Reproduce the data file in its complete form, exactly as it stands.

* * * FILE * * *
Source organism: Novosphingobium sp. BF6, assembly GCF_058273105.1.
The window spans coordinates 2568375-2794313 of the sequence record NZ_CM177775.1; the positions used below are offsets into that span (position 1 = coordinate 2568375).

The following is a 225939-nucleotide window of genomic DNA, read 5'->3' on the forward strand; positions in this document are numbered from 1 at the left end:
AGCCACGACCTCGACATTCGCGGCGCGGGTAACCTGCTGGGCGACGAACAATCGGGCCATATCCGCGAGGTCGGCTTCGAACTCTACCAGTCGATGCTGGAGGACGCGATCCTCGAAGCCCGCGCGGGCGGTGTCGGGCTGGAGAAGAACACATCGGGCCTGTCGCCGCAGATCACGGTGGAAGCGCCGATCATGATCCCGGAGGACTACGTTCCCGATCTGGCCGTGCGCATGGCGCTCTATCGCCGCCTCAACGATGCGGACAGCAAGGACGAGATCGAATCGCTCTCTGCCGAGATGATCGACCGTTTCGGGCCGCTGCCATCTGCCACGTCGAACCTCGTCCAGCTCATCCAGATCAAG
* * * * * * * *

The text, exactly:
Source organism: Novosphingobium sp. BF6, assembly GCF_058273105.1.
The window spans coordinates 2568375-2794313 of the sequence record NZ_CM177775.1; the positions used below are offsets into that span (position 1 = coordinate 2568375).

The following is a 225939-nucleotide window of genomic DNA, read 5'->3' on the forward strand; positions in this document are numbered from 1 at the left end:
AGCCACGACCTCGACATTCGCGGCGCGGGTAACCTGCTGGGCGACGAACAATCGGGCCATATCCGCGAGGTCGGCTTCGAACTCTACCAGTCGATGCTGGAGGACGCGATCCTCGAAGCCCGCGCGGGCGGTGTCGGGCTGGAGAAGAACACATCGGGCCTGTCGCCGCAGATCACGGTGGAAGCGCCGATCATGATCCCGGAGGACTACGTTCCCGATCTGGCCGTGCGCATGGCGCTCTATCGCCGCCTCAACGATGCGGACAGCAAGGACGAGATCGAATCGCTCTCTGCCGAGATGATCGACCGTTTCGGGCCGCTGCCATCTGCCACGTCGAACCTCGTCCAGCTCATCCAGATCAAG